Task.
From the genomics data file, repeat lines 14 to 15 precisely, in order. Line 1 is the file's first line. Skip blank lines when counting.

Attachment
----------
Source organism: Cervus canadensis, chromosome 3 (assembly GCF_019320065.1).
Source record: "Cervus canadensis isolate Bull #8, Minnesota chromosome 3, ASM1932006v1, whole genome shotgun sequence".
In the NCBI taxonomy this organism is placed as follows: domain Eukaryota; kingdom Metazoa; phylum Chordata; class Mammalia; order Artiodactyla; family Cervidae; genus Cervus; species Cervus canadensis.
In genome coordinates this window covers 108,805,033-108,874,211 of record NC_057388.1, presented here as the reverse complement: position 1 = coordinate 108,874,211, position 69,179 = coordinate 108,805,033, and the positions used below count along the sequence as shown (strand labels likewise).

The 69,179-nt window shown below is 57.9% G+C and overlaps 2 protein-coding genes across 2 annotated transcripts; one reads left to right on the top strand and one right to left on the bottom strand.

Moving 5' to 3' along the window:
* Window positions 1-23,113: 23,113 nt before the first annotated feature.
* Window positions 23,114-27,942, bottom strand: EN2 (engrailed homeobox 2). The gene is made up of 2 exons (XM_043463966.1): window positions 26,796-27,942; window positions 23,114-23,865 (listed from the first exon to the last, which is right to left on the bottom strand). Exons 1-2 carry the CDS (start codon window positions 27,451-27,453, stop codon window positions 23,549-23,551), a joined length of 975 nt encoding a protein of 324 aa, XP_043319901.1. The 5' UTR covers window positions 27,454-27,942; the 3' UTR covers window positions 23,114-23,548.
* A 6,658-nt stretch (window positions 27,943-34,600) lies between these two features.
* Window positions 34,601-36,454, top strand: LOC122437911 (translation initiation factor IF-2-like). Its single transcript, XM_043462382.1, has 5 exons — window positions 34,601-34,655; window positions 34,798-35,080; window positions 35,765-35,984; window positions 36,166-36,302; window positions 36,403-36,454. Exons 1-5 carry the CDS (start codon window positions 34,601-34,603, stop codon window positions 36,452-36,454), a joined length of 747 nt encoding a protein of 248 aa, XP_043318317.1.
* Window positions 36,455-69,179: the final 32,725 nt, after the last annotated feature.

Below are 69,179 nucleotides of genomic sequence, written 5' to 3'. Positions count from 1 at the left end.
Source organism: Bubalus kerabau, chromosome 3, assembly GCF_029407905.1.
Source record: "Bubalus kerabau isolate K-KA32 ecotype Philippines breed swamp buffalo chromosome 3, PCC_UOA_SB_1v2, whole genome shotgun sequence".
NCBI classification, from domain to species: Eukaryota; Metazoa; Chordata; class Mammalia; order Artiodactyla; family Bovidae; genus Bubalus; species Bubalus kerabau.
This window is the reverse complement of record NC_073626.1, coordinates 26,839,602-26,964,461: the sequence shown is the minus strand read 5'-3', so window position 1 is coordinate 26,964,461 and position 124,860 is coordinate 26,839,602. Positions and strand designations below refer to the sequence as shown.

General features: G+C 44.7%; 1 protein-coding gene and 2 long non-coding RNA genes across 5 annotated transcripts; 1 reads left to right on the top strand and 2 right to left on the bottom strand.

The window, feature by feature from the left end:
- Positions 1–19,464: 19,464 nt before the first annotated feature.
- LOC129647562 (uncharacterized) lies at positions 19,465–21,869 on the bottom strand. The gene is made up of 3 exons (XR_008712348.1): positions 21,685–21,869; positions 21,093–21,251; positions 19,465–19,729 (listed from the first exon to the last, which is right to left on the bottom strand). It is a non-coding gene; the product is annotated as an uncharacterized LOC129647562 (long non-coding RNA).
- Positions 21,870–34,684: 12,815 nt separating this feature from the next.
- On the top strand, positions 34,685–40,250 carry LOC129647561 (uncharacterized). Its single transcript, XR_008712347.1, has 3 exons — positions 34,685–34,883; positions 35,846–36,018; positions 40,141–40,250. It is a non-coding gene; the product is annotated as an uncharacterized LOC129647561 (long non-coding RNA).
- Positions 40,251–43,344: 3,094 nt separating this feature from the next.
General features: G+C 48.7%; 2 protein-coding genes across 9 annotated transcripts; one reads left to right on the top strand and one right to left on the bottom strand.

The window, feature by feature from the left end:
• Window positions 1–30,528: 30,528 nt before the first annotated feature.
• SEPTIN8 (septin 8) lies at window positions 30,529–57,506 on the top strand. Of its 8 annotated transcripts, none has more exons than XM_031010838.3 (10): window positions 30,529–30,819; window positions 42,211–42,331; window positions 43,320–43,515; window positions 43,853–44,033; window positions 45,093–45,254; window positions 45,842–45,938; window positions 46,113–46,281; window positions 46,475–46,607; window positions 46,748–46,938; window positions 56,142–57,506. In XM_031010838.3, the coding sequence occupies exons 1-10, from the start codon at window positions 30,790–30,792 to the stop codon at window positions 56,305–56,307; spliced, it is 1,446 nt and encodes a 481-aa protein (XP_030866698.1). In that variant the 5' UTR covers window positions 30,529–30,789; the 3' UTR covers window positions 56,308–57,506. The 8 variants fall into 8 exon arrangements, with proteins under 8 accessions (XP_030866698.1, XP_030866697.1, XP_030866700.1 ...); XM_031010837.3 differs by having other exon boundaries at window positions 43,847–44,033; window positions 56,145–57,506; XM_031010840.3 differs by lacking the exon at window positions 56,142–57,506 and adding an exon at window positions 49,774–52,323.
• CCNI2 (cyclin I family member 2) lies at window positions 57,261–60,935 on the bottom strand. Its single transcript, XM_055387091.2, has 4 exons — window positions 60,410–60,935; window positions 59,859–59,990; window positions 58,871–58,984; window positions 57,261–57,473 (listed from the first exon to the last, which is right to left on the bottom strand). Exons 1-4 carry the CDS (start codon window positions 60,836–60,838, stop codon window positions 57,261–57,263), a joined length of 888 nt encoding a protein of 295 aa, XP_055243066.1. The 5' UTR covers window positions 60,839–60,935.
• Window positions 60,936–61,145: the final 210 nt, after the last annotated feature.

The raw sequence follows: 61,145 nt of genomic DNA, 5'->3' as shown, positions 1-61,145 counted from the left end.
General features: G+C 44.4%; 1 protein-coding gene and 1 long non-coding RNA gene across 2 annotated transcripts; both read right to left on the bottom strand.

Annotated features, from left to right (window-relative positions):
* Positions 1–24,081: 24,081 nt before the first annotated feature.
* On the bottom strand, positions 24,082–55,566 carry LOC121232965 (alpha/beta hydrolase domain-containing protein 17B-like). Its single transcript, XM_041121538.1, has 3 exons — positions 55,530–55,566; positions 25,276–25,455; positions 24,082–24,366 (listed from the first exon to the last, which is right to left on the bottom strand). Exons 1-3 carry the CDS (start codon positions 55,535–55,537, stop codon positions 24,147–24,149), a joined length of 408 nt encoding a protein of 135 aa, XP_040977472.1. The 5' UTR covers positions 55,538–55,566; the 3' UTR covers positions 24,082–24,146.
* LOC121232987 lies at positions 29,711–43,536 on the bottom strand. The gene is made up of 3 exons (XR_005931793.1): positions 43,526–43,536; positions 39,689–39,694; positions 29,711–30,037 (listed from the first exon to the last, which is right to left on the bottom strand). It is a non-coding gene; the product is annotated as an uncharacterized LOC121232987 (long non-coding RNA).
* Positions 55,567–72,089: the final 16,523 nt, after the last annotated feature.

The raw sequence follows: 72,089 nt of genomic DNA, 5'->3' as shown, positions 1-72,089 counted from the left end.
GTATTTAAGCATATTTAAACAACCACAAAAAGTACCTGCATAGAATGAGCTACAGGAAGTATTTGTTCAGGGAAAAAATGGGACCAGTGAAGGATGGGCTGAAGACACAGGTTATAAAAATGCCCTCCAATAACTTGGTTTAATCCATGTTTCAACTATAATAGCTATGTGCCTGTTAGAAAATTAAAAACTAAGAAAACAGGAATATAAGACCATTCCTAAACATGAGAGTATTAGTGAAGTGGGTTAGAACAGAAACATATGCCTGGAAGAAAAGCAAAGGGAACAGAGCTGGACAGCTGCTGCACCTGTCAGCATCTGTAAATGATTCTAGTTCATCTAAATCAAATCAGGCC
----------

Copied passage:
Source record: "Bubalus kerabau isolate K-KA32 ecotype Philippines breed swamp buffalo chromosome 3, PCC_UOA_SB_1v2, whole genome shotgun sequence".
NCBI classification, from domain to species: Eukaryota; Metazoa; Chordata; class Mammalia; order Artiodactyla; family Bovidae; genus Bubalus; species Bubalus kerabau.